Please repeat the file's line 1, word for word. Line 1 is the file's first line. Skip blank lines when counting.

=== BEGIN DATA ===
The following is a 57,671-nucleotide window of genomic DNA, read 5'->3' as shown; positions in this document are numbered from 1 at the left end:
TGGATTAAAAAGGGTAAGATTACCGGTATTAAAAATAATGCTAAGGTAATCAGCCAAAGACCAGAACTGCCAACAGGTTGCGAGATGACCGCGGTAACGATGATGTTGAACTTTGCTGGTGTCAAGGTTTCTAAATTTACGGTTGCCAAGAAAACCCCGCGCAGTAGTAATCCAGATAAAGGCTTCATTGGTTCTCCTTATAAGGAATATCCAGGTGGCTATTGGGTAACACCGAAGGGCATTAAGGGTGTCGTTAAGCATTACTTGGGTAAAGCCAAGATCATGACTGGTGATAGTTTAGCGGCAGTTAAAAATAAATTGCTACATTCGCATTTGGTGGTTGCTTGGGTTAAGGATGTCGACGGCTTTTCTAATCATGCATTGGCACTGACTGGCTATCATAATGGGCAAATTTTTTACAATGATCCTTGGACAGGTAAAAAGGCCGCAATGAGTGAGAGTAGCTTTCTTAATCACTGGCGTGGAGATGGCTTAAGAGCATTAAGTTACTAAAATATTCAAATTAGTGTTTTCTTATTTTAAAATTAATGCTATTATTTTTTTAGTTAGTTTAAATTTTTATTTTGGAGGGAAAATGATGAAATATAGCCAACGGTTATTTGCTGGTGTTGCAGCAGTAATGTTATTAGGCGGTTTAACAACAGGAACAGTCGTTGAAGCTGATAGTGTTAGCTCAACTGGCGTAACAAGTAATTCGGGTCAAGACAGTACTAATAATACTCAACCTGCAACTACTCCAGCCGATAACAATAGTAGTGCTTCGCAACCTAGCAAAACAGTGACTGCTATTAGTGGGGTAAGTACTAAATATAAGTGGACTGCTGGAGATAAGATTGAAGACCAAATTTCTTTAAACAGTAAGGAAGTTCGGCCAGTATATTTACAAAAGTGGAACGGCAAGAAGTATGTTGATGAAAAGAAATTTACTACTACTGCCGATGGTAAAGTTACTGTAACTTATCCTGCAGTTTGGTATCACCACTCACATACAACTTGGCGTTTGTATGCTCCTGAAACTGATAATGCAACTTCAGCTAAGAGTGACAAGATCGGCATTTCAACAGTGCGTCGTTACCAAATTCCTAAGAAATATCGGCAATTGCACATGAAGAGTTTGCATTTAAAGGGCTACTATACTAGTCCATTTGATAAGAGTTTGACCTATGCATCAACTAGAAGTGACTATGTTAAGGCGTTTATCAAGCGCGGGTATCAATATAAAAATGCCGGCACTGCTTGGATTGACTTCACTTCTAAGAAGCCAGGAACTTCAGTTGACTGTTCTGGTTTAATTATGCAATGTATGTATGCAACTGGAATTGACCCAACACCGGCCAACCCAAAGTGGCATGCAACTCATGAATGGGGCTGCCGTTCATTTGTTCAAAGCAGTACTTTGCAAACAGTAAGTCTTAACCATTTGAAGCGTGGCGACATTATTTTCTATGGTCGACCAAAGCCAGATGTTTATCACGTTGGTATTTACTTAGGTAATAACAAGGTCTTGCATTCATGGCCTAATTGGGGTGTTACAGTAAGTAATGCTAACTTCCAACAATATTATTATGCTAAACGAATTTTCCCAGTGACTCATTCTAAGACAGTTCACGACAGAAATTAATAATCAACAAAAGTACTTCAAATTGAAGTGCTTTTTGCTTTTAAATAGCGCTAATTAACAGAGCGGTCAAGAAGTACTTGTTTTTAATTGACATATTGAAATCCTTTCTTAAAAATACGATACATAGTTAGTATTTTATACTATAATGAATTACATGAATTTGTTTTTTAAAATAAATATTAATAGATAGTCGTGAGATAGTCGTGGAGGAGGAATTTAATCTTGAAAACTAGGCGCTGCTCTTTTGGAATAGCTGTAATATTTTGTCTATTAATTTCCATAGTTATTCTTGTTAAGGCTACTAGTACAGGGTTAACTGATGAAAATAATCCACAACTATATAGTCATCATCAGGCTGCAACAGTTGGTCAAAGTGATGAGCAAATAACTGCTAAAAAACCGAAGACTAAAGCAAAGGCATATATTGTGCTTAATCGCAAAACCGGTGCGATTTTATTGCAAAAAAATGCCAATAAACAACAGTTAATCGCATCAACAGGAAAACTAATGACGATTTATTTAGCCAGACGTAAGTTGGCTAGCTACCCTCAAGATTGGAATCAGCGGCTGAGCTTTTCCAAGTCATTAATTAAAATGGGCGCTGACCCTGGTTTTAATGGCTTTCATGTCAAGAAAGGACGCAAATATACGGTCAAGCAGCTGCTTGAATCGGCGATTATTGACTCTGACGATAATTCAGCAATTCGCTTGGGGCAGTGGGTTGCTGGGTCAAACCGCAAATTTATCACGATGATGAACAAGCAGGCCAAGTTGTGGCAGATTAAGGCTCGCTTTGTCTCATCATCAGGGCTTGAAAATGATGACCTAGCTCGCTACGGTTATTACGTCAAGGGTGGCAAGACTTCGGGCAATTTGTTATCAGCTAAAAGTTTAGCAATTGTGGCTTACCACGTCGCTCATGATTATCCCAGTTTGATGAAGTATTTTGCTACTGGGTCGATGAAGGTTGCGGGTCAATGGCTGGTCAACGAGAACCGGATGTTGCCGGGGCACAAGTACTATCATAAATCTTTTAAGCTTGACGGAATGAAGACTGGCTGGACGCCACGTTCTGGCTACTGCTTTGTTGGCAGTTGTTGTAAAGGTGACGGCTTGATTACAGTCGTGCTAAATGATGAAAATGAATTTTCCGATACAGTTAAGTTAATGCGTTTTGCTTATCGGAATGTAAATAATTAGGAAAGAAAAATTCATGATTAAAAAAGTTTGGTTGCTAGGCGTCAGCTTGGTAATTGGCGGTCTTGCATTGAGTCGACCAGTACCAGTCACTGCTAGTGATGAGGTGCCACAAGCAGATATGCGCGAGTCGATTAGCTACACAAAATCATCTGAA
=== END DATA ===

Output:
The following is a 57,671-nucleotide window of genomic DNA, read 5'->3' as shown; positions in this document are numbered from 1 at the left end: